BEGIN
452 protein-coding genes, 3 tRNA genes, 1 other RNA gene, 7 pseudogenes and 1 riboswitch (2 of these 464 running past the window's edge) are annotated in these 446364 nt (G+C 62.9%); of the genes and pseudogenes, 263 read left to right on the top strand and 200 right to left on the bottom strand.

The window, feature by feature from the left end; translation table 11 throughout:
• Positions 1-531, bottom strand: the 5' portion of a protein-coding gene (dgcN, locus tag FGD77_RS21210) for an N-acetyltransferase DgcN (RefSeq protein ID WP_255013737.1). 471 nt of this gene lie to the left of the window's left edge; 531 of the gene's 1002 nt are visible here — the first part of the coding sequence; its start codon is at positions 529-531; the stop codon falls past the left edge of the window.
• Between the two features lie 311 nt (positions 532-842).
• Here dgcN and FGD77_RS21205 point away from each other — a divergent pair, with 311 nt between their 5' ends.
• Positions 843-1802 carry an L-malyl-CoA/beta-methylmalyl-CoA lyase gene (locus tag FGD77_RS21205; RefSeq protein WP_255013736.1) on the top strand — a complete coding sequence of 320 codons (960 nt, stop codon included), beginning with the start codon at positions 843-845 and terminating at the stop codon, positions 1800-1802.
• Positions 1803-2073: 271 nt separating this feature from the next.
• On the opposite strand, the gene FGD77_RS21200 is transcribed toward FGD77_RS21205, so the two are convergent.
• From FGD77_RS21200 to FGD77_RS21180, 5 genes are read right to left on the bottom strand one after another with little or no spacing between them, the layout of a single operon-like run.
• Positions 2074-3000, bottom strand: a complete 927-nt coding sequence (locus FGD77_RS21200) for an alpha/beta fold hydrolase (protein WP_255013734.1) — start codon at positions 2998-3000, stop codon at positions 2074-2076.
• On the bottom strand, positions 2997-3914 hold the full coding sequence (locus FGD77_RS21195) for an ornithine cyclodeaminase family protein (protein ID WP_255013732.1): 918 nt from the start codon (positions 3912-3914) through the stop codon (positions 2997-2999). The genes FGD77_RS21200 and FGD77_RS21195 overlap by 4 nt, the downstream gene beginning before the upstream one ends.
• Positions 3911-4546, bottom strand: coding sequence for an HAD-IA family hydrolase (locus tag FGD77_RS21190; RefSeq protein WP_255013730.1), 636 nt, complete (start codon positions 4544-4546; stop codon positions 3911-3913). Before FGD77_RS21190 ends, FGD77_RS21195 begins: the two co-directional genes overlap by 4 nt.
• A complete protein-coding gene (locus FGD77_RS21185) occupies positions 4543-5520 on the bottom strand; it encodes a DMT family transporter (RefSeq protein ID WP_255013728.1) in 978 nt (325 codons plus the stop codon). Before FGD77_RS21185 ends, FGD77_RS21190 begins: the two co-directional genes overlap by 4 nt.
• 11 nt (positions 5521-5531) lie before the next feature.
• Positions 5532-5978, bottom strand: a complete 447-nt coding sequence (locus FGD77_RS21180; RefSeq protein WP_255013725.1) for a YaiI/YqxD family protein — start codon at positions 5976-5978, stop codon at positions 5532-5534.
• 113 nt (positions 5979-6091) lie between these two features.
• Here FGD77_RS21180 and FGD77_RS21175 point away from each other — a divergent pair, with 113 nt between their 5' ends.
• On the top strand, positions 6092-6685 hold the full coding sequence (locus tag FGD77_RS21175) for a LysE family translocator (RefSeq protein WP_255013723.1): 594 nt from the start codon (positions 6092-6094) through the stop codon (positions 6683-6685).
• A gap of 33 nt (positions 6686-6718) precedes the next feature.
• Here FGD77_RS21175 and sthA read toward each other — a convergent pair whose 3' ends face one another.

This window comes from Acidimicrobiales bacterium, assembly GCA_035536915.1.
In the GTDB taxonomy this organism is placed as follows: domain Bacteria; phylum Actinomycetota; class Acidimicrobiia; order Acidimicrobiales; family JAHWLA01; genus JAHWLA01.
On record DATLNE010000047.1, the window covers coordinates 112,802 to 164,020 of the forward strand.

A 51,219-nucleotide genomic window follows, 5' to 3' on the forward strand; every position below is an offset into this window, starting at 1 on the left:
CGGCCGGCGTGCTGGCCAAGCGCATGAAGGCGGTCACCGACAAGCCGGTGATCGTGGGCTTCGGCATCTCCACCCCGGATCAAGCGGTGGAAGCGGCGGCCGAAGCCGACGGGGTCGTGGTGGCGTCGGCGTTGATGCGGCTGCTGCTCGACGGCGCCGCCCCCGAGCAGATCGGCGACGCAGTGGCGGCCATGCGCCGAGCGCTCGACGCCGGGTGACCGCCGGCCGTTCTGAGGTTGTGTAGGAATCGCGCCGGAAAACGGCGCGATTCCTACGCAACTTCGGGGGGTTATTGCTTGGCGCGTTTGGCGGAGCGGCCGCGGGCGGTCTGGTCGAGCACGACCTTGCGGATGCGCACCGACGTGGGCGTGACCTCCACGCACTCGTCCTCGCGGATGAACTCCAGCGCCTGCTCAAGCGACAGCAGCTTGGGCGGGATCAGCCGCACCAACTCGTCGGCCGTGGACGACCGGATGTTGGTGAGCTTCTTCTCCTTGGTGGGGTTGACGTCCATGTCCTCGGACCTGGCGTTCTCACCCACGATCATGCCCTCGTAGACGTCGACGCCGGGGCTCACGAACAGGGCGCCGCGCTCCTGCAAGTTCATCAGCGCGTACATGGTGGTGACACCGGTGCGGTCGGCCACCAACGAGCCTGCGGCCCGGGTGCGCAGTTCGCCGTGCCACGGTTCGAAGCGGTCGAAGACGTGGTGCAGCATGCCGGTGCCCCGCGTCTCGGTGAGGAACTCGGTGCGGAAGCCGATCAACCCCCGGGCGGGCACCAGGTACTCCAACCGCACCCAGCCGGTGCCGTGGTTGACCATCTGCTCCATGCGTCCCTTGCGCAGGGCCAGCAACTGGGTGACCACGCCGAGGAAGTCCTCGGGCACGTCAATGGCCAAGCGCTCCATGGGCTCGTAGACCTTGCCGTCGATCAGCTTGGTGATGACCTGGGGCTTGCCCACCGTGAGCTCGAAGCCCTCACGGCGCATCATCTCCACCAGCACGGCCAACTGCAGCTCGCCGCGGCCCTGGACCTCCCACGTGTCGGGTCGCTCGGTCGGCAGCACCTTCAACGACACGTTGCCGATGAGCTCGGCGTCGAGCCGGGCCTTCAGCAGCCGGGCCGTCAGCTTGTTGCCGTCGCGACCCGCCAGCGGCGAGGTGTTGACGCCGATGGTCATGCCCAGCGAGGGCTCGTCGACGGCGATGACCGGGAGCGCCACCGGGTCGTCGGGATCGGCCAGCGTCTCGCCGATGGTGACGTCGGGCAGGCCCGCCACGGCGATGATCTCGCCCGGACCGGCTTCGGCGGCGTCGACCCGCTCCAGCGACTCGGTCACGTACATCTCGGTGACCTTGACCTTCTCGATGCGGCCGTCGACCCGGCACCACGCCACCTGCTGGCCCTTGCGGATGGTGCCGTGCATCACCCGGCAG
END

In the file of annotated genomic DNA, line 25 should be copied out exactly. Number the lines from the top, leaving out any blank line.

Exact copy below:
CGGCCGGCGTGCTGGCCAAGCGCATGAAGGCGGTCACCGACAAGCCGGTGATCGTGGGCTTCGGCATCTCCACCCCGGATCAAGCGGTGGAAGCGGCGGCCGAAGCCGACGGGGTCGTGGTGGCGTCGGCGTTGATGCGGCTGCTGCTCGACGGCGCCGCCCCCGAGCAGATCGGCGACGCAGTGGCGGCCATGCGCCGAGCGCTCGACGCCGGGTGACCGCCGGCCGTTCTGAGGTTGTGTAGGAATCGCGCCGGAAAACGGCGCGATTCCTACGCAACTTCGGGGGGTTATTGCTTGGCGCGTTTGGCGGAGCGGCCGCGGGCGGTCTGGTCGAGCACGACCTTGCGGATGCGCACCGACGTGGGCGTGACCTCCACGCACTCGTCCTCGCGGATGAACTCCAGCGCCTGCTCAAGCGACAGCAGCTTGGGCGGGATCAGCCGCACCAACTCGTCGGCCGTGGACGACCGGATGTTGGTGAGCTTCTTCTCCTTGGTGGGGTTGACGTCCATGTCCTCGGACCTGGCGTTCTCACCCACGATCATGCCCTCGTAGACGTCGACGCCGGGGCTCACGAACAGGGCGCCGCGCTCCTGCAAGTTCATCAGCGCGTACATGGTGGTGACACCGGTGCGGTCGGCCACCAACGAGCCTGCGGCCCGGGTGCGCAGTTCGCCGTGCCACGGTTCGAAGCGGTCGAAGACGTGGTGCAGCATGCCGGTGCCCCGCGTCTCGGTGAGGAACTCGGTGCGGAAGCCGATCAACCCCCGGGCGGGCACCAGGTACTCCAACCGCACCCAGCCGGTGCCGTGGTTGACCATCTGCTCCATGCGTCCCTTGCGCAGGGCCAGCAACTGGGTGACCACGCCGAGGAAGTCCTCGGGCACGTCAATGGCCAAGCGCTCCATGGGCTCGTAGACCTTGCCGTCGATCAGCTTGGTGATGACCTGGGGCTTGCCCACCGTGAGCTCGAAGCCCTCACGGCGCATCATCTCCACCAGCACGGCCAACTGCAGCTCGCCGCGGCCCTGGACCTCCCACGTGTCGGGTCGCTCGGTCGGCAGCACCTTCAACGACACGTTGCCGATGAGCTCGGCGTCGAGCCGGGCCTTCAGCAGCCGGGCCGTCAGCTTGTTGCCGTCGCGACCCGCCAGCGGCGAGGTGTTGACGCCGATGGTCATGCCCAGCGAGGGCTCGTCGACGGCGATGACCGGGAGCGCCACCGGGTCGTCGGGATCGGCCAGCGTCTCGCCGATGGTGACGTCGGGCAGGCCCGCCACGGCGATGATCTCGCCCGGACCGGCTTCGGCGGCGTCGACCCGCTCCAGCGACTCGGTCACGTACATCTCGGTGACCTTGACCTTCTCGATGCGGCCGTCGACCCGGCACCACGCCACCTGCTGGCCCTTGCGGATGGTGCCGTGCATCACCCGGCAG